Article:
Best Practices for Event-Driven Microservice Architecture

Jason Skowronski on September 24, 2019

If you’re an enterprise architect, you’ve probably heard of and worked with a microservices architecture. And while you might have used REST as you... [Read Full]
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Great Article! We've stumbled upon all of this separately. Cool to see it all in one place. How do you handle "replays" or getting to current state? In a highly decoupled, event based system, microservices don't really know who created the event. So, how would a "new" microservice get up to date with a stream that might be several months or years old? Seems impractical to read back all of the messages of an event stream.

Is a REST endpoint ok to use? But would also introduce some coupling.



Great question! I think it depends a little bit on your use case. In my last company we had a limited data retention window so replaying from the beginning of the window was slow but worked. For months or years of data, it sounds like you need a different approach. If the size of the current state is less than the total number of state changes over time (eg. an account balance not an account history), then I have some suggestions. You could load the current state from another canonical source (eg. from a REST endpoint, a database or a replica). Alternatively, you could periodically checkpoint or back up the state to a persistent store, and just replay events from the last checkpoint time to catch up. It's even possible to store checkpoints to another Kafka partition to avoid adding other service dependencies. Hopefully one of those ideas helps :)


Thanks! seems like a combination of snapshots and/or REST endpoints might be the way to go. I was trying to avoid having one service talk directly to another, but "catching up" might be an exception =)


Too funny. Hadn't heard of Pulsar so when I looked it up and saw it was an Apache project I immediately started thinking, "please, nozookeeper nozookeeper nozookeeper nozookeeper, ..., OH G----MN F---KING ZOOKEEPER! Kill it with fire!"


"REST is much simpler to set up and deploy"

I don't know that I agree with this statement, at least not entirely. If you're setting up all the infrastructure, absolutely.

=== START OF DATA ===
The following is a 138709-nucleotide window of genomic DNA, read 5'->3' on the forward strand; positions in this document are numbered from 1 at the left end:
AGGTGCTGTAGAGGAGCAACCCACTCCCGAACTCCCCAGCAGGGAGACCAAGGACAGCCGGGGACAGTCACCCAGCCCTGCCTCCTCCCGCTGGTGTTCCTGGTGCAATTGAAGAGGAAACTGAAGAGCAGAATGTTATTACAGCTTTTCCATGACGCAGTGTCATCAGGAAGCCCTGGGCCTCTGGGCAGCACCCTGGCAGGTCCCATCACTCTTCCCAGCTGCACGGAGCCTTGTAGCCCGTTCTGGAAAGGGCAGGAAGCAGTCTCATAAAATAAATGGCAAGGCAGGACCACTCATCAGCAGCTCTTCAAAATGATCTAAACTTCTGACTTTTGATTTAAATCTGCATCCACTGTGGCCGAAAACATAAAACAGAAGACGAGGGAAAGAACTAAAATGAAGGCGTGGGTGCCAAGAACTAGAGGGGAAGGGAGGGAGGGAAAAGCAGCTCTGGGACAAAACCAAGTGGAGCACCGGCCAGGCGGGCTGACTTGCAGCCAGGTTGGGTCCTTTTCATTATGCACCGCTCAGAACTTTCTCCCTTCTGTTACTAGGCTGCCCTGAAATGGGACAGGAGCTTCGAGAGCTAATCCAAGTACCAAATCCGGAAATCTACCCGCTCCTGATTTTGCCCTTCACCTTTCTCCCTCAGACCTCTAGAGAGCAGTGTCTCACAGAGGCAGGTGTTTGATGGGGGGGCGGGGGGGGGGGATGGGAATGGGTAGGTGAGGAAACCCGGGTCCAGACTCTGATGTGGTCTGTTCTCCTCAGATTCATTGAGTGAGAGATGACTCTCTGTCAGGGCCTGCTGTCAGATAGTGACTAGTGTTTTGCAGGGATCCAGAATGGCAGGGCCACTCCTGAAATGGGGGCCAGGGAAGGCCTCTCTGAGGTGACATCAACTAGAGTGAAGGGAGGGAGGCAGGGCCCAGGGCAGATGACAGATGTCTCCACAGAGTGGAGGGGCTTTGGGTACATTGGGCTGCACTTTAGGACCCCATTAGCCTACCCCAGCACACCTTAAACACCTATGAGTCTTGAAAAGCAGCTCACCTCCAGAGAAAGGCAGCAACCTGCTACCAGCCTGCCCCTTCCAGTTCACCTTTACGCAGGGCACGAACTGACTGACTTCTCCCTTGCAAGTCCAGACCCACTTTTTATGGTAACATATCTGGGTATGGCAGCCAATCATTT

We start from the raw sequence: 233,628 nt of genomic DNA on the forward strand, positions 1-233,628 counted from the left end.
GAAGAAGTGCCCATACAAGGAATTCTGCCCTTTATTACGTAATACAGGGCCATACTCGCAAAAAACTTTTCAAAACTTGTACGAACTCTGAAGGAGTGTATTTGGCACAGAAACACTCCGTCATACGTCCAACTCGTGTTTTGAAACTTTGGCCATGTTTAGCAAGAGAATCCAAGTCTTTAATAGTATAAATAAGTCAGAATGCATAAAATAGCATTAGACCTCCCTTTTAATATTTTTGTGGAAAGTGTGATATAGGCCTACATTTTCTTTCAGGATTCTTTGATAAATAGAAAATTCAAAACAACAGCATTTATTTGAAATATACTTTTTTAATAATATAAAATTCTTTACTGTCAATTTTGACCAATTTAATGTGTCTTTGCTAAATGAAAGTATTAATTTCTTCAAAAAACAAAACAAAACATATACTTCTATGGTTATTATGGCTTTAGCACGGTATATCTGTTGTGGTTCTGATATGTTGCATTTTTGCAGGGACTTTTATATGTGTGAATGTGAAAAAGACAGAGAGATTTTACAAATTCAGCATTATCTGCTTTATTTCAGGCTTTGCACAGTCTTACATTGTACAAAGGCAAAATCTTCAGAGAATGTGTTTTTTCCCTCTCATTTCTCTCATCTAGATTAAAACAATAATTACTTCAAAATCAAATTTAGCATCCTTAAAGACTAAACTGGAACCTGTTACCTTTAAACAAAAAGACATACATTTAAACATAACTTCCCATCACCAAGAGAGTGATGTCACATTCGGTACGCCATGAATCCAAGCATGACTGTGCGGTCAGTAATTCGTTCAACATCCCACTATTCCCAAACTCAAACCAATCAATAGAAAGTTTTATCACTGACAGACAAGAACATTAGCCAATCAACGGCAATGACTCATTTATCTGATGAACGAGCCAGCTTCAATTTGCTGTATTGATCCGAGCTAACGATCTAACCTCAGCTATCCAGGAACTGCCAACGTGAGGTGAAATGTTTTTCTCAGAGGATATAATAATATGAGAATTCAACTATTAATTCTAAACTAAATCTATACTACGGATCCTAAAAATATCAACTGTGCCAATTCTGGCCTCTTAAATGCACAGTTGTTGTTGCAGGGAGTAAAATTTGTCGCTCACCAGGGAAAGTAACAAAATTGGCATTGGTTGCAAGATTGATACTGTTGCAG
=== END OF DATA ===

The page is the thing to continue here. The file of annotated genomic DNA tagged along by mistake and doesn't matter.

Pick a tooling like serverless, and it's arguably simpler to set up an event driven app. I can have the skeleton up and running on AWS or Google in very little time.


What's your view on the idea that microservices is only advantageous for applications with enough complexity?

For low-complexity apps, it suggests that it's better to start monolith (applying loose coupling principles) and only migrate to microservices if really needed in the future.


Yes I definitely agree with this. It's best to avoid premature optimization and unnecessary abstractions. A low complexity app is the ideal design if it fits your business requirements. A microservice architecture adds complexity and latency over method calls, so you need to have a benefit that offsets that.


Hi Jason,

Thanks for the article. Where do Amazon SNS and Google Pub/Sub fit in the picture? When would you recommend these services over Apache Kafka?


Those are both great for managed pub/sub messaging. However, they don't guarantee ordering. If order matters to you, such as for time-ordered logs or metrics, then you might want to use Apache Kafka for Heroku or Amazon Kinesis instead. Also consider the delivery guarantees. SNS tries a limited number of times. For more control over expiration, or to reprocess data, then something like Kafka will be better.


This is how you make microservices. Anyone that makes SOA should use this. We have so many dependant microservices at work it's a distributed monolith painful to work with.


There's an easy way make your stuff reactive using Kalium.

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